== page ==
Again, Yates was hospitalized in a very depressive state and was experiencing auditory hallucinations. (44) She was released ten days later, and then re-hospitalized. (45) Her doctor was reluctant to treat her with the Haldol injections and ordered her to taper off the anti-psychotic medicine. (46) Within a matter of weeks she sank back into a psychotic state and drowned her children. (47)

      When she was interviewed by psychiatrists in jail, Yates told doctors that she was Satan. (48) She said she had to kill the children in order to save them because she was a bad mother. (49) She thought she was doing the right thing because by killing her children who were damned by her bad mothering--she was ensuring their lives in eternity at the expense of her own damnation. (50) Andrea thought that taking her children's lives would be a good thing, because, as she told another psychiatrist, "if the State of Texas executed [her], they would kill Satan because Satan was within [her]." (51) While in jail, she continued to have auditory hallucinations of Satan's voice "over the intercom system in her cell" as she had in the past from television cartoons and movies. (52) She was convinced that "Satan is in me" and that she could prove it by shaving her head to reveal the numbers 666 and "the mark of the beast." (53)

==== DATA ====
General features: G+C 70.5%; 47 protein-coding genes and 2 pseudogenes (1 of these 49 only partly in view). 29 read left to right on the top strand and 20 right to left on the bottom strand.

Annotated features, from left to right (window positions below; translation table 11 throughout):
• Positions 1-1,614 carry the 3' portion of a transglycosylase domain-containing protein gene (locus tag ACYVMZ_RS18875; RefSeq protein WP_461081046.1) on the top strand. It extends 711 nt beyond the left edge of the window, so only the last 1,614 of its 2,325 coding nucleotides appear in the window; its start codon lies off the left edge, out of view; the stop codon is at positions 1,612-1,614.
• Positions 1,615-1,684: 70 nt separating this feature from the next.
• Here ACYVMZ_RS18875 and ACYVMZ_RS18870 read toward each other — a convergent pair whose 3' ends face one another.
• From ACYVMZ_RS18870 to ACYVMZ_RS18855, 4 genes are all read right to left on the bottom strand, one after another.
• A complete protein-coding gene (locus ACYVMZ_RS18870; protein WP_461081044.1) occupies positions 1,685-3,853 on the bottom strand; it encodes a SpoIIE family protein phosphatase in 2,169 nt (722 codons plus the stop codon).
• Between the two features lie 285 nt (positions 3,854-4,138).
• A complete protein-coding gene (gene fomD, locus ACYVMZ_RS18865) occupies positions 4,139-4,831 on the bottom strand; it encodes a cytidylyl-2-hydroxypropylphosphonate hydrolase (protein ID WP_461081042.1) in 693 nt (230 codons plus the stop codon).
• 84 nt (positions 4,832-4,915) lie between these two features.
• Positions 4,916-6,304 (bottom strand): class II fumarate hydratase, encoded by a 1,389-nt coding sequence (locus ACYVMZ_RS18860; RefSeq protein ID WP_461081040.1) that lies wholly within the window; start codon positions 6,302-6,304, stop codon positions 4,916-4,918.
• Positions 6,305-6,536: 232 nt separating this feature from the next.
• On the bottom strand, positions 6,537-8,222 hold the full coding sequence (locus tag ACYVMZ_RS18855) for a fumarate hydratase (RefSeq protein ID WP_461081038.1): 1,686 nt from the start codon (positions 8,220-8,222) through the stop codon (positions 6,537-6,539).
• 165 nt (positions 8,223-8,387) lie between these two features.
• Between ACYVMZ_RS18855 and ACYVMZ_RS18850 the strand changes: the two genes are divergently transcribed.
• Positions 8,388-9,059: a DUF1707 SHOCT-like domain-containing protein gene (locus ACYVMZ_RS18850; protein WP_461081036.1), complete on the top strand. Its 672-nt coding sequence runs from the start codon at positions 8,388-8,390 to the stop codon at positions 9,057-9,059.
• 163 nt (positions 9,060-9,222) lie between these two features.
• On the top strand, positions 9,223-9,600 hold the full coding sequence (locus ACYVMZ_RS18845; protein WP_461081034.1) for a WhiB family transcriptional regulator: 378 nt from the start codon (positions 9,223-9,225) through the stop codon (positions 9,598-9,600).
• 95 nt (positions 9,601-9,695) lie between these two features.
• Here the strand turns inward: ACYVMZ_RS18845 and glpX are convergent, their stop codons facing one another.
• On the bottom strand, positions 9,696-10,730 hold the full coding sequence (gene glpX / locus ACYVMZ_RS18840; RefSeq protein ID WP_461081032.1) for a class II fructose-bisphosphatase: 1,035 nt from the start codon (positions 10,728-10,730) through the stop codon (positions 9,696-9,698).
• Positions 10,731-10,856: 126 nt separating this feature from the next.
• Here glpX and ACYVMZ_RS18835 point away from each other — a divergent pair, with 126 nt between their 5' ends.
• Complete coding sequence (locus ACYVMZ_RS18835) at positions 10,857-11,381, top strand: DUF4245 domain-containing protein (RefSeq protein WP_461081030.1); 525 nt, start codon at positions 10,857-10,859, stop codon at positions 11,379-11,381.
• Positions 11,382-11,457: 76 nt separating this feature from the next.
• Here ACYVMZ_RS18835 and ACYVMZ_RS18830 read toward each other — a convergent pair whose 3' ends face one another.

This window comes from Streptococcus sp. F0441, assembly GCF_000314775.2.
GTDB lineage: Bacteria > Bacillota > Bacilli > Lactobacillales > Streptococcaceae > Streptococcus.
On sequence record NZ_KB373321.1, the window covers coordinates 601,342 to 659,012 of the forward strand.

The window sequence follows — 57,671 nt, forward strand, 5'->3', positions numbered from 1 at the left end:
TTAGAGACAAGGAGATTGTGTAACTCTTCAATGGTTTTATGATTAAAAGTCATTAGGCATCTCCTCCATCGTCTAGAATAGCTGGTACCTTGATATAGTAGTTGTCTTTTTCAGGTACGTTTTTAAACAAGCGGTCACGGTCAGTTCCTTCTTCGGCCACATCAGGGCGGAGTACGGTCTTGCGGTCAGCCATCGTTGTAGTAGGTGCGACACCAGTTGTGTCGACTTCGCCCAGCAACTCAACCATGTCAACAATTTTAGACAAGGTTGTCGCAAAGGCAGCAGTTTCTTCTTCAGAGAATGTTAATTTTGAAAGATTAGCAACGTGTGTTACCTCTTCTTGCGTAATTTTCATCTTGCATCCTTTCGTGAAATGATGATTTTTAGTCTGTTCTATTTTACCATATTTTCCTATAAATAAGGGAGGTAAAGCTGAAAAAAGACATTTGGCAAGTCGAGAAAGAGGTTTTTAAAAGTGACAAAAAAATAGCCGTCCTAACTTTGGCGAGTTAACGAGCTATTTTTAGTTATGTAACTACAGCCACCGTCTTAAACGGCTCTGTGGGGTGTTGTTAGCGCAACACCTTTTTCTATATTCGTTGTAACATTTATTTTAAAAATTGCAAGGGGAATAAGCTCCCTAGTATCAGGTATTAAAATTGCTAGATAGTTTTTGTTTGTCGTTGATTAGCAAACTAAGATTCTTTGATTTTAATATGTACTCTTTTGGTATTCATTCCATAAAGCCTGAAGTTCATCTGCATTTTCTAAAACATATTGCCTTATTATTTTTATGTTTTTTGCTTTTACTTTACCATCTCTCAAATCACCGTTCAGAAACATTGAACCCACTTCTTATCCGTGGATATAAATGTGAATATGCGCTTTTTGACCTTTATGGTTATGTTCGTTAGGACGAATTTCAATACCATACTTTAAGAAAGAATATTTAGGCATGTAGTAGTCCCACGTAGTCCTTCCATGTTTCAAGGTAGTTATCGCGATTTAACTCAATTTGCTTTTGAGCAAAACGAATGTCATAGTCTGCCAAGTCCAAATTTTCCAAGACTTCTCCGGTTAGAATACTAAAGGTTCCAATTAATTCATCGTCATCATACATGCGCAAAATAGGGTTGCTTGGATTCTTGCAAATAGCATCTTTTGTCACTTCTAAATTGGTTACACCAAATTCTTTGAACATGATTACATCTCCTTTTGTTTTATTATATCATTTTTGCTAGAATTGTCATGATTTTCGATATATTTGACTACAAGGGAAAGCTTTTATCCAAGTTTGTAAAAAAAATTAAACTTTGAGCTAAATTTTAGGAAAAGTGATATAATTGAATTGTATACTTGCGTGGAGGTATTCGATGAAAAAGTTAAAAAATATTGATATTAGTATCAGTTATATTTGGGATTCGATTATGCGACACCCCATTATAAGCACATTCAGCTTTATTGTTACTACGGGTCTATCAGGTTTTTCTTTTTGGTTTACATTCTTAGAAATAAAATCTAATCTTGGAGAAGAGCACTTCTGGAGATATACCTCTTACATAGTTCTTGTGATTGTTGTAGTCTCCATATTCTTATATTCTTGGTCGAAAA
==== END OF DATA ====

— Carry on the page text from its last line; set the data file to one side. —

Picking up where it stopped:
Although the defense witnesses, including the nationally-known Dr. Phillip Resnick, testified that Yates was severely mentally ill, psychotic, and did not know that what she was doing was wrong, (54) the state's expert witness, Dr. Park Dietz, rebutted the insanity defense. He testified that "Yates didn't do things ... he would have expected a loving mother to do if she believed she was saving her children from hell. 'She doesn't tell them they'll be with Jesus or God,' he said. 'She doesn't offer words of comfort.'" (55) Although experts testified about Yates's mental state, no videotapes were made of interviews occurring during the first weeks after her arrest. (56) The jury deliberated for three-and-a-half hours before deciding that Yates was guilty of capital murders. (57) After the punishment phase of trial, the jury deliberated for thirty-five minutes before deciding that Yates would not be a future threat to society and recommended a life sentence. (58)

      Ultimately, the court of appeals reversed Yates's conviction on the grounds that Dr. Dietz gave false testimony; he described a Law & Order episode in which a mother with postpartum depression drowned her children in a bathtub...